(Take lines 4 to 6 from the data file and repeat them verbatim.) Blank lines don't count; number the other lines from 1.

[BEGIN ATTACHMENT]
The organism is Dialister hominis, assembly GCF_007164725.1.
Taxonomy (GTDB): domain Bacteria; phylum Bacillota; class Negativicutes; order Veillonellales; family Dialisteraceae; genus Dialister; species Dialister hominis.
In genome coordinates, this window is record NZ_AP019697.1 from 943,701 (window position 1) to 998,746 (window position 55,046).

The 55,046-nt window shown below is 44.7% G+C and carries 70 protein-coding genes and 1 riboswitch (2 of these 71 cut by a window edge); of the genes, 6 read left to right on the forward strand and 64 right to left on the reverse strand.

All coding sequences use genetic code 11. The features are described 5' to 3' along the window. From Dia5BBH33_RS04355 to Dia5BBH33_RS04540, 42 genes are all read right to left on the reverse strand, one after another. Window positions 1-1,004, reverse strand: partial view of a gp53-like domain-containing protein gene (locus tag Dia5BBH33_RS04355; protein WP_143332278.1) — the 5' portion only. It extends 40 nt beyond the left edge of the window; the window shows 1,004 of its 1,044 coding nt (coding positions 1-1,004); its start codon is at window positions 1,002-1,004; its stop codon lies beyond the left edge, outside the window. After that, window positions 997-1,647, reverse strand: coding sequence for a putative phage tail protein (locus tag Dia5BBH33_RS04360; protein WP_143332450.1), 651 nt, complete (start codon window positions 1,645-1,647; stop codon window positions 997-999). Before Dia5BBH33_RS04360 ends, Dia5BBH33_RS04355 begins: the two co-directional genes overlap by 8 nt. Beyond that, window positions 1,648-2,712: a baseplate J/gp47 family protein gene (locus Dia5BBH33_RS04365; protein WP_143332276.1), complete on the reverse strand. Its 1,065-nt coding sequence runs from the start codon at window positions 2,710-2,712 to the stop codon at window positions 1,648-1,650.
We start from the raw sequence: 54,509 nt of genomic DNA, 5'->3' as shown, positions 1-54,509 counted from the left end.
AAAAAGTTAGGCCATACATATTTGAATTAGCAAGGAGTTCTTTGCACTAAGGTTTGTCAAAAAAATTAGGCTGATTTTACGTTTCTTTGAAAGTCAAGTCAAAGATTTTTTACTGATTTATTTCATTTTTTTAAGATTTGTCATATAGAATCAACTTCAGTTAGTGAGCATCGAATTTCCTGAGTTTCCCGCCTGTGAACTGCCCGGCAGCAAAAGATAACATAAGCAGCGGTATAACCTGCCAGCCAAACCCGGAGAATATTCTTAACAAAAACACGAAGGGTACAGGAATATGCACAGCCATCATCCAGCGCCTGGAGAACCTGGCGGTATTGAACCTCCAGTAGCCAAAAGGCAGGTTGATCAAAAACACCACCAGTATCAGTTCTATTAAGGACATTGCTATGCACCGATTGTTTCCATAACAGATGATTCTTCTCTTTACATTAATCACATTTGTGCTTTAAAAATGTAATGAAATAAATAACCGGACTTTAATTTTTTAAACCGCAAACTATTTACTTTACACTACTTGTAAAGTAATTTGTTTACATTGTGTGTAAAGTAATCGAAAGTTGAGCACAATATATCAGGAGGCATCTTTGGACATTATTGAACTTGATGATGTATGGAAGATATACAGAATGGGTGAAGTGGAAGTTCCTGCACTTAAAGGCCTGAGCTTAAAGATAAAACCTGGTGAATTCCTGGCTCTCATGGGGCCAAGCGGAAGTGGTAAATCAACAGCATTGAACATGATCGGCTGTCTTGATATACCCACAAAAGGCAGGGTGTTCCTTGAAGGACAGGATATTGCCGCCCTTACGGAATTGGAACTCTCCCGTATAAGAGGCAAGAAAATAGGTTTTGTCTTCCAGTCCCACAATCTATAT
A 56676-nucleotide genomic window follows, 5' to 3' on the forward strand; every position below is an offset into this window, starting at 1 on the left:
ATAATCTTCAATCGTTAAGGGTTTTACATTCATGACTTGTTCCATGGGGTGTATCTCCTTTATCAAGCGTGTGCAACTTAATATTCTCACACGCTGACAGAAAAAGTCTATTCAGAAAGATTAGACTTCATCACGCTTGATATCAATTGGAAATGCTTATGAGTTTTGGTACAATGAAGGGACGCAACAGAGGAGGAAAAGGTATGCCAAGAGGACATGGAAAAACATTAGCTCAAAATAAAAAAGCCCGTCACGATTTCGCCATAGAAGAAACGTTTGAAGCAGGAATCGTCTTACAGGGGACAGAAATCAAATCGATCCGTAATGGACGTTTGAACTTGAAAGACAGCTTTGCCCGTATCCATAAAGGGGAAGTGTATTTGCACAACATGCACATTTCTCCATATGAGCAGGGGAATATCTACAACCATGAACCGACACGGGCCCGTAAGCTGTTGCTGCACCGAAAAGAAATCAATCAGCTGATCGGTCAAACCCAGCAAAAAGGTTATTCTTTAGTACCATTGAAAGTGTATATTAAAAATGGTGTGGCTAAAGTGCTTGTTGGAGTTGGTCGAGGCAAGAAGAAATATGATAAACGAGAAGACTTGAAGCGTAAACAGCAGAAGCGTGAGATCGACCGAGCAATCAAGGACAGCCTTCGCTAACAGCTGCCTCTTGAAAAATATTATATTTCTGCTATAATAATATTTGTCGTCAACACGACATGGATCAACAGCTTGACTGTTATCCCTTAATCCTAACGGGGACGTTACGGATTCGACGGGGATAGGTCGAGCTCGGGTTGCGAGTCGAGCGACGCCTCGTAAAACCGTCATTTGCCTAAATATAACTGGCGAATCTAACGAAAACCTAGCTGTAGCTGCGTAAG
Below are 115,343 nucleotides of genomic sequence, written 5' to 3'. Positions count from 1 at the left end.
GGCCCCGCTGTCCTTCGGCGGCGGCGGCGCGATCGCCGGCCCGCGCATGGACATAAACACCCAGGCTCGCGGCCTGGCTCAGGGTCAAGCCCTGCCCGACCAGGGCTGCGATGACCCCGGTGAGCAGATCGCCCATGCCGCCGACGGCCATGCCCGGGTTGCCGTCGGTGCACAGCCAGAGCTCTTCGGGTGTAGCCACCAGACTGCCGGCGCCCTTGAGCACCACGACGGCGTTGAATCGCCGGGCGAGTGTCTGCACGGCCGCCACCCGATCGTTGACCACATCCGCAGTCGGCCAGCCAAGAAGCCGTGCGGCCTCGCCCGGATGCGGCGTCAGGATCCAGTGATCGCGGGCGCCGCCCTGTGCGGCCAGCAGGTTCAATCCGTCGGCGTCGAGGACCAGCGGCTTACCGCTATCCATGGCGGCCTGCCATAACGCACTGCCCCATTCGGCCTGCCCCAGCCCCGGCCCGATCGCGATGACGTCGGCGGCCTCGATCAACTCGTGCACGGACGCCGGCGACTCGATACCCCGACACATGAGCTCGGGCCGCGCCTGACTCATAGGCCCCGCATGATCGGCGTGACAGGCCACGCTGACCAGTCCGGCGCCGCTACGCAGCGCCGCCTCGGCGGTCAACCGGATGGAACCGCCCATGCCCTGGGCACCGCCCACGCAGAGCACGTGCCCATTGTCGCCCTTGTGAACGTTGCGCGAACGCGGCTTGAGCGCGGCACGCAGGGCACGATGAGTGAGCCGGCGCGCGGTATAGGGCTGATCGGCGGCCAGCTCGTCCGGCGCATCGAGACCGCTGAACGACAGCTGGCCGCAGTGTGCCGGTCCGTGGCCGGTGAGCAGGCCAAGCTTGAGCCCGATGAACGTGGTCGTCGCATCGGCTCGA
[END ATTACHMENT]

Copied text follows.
The 55,046-nt window shown below is 44.7% G+C and carries 70 protein-coding genes and 1 riboswitch (2 of these 71 cut by a window edge); of the genes, 6 read left to right on the forward strand and 64 right to left on the reverse strand.

All coding sequences use genetic code 11. The features are described 5' to 3' along the window. From Dia5BBH33_RS04355 to Dia5BBH33_RS04540, 42 genes are all read right to left on the reverse strand, one after another. Window positions 1-1,004, reverse strand: partial view of a gp53-like domain-containing protein gene (locus tag Dia5BBH33_RS04355; protein WP_143332278.1) — the 5' portion only. It extends 40 nt beyond the left edge of the window; the window shows 1,004 of its 1,044 coding nt (coding positions 1-1,004); its start codon is at window positions 1,002-1,004; its stop codon lies beyond the left edge, outside the window. After that, window positions 997-1,647, reverse strand: coding sequence for a putative phage tail protein (locus tag Dia5BBH33_RS04360; protein WP_143332450.1), 651 nt, complete (start codon window positions 1,645-1,647; stop codon window positions 997-999). Before Dia5BBH33_RS04360 ends, Dia5BBH33_RS04355 begins: the two co-directional genes overlap by 8 nt. Beyond that, window positions 1,648-2,712: a baseplate J/gp47 family protein gene (locus Dia5BBH33_RS04365; protein WP_143332276.1), complete on the reverse strand. Its 1,065-nt coding sequence runs from the start codon at window positions 2,710-2,712 to the stop codon at window positions 1,648-1,650.
We start from the raw sequence: 54,509 nt of genomic DNA, 5'->3' as shown, positions 1-54,509 counted from the left end.